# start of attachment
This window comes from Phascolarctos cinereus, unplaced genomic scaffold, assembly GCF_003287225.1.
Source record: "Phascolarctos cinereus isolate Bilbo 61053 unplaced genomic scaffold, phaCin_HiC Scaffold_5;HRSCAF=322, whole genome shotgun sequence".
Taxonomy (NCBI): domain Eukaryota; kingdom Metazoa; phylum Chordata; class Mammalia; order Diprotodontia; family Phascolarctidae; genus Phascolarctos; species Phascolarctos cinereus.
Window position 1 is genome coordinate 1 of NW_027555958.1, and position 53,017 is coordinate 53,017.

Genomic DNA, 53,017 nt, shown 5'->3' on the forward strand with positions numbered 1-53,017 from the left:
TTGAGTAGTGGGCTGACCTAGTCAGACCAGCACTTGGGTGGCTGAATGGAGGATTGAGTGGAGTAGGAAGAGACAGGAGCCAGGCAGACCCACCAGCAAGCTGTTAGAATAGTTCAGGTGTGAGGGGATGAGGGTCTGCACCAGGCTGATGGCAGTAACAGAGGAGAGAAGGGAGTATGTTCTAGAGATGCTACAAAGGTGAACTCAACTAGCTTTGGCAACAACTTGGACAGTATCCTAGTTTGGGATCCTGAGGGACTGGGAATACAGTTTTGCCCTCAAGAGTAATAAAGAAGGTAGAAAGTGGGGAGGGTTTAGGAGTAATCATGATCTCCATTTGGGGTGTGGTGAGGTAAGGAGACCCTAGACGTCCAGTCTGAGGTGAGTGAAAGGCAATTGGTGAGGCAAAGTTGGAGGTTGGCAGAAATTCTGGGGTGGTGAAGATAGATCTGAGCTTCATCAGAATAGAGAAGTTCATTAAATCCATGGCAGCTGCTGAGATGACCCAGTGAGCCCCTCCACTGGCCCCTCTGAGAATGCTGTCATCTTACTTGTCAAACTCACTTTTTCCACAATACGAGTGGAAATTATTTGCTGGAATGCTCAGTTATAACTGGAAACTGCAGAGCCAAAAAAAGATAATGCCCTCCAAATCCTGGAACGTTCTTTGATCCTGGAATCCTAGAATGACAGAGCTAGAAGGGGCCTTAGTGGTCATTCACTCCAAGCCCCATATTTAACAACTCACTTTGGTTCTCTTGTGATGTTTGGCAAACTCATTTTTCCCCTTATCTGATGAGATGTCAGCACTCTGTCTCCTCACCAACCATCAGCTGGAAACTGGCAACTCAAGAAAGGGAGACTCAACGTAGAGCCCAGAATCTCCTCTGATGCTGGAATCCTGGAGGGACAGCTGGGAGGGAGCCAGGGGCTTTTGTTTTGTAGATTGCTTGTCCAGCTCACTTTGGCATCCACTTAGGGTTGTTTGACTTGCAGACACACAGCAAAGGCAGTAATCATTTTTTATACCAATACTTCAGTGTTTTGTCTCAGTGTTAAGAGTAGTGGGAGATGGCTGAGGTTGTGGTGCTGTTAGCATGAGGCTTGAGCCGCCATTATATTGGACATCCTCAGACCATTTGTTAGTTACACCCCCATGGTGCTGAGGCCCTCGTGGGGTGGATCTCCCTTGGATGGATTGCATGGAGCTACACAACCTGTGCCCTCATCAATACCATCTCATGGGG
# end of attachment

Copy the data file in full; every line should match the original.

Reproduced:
This window comes from Phascolarctos cinereus, unplaced genomic scaffold, assembly GCF_003287225.1.
Source record: "Phascolarctos cinereus isolate Bilbo 61053 unplaced genomic scaffold, phaCin_HiC Scaffold_5;HRSCAF=322, whole genome shotgun sequence".
Taxonomy (NCBI): domain Eukaryota; kingdom Metazoa; phylum Chordata; class Mammalia; order Diprotodontia; family Phascolarctidae; genus Phascolarctos; species Phascolarctos cinereus.
Window position 1 is genome coordinate 1 of NW_027555958.1, and position 53,017 is coordinate 53,017.

Genomic DNA, 53,017 nt, shown 5'->3' on the forward strand with positions numbered 1-53,017 from the left:
TTGAGTAGTGGGCTGACCTAGTCAGACCAGCACTTGGGTGGCTGAATGGAGGATTGAGTGGAGTAGGAAGAGACAGGAGCCAGGCAGACCCACCAGCAAGCTGTTAGAATAGTTCAGGTGTGAGGGGATGAGGGTCTGCACCAGGCTGATGGCAGTAACAGAGGAGAGAAGGGAGTATGTTCTAGAGATGCTACAAAGGTGAACTCAACTAGCTTTGGCAACAACTTGGACAGTATCCTAGTTTGGGATCCTGAGGGACTGGGAATACAGTTTTGCCCTCAAGAGTAATAAAGAAGGTAGAAAGTGGGGAGGGTTTAGGAGTAATCATGATCTCCATTTGGGGTGTGGTGAGGTAAGGAGACCCTAGACGTCCAGTCTGAGGTGAGTGAAAGGCAATTGGTGAGGCAAAGTTGGAGGTTGGCAGAAATTCTGGGGTGGTGAAGATAGATCTGAGCTTCATCAGAATAGAGAAGTTCATTAAATCCATGGCAGCTGCTGAGATGACCCAGTGAGCCCCTCCACTGGCCCCTCTGAGAATGCTGTCATCTTACTTGTCAAACTCACTTTTTCCACAATACGAGTGGAAATTATTTGCTGGAATGCTCAGTTATAACTGGAAACTGCAGAGCCAAAAAAAGATAATGCCCTCCAAATCCTGGAACGTTCTTTGATCCTGGAATCCTAGAATGACAGAGCTAGAAGGGGCCTTAGTGGTCATTCACTCCAAGCCCCATATTTAACAACTCACTTTGGTTCTCTTGTGATGTTTGGCAAACTCATTTTTCCCCTTATCTGATGAGATGTCAGCACTCTGTCTCCTCACCAACCATCAGCTGGAAACTGGCAACTCAAGAAAGGGAGACTCAACGTAGAGCCCAGAATCTCCTCTGATGCTGGAATCCTGGAGGGACAGCTGGGAGGGAGCCAGGGGCTTTTGTTTTGTAGATTGCTTGTCCAGCTCACTTTGGCATCCACTTAGGGTTGTTTGACTTGCAGACACACAGCAAAGGCAGTAATCATTTTTTATACCAATACTTCAGTGTTTTGTCTCAGTGTTAAGAGTAGTGGGAGATGGCTGAGGTTGTGGTGCTGTTAGCATGAGGCTTGAGCCGCCATTATATTGGACATCCTCAGACCATTTGTTAGTTACACCCCCATGGTGCTGAGGCCCTCGTGGGGTGGATCTCCCTTGGATGGATTGCATGGAGCTACACAACCTGTGCCCTCATCAATACCATCTCATGGGG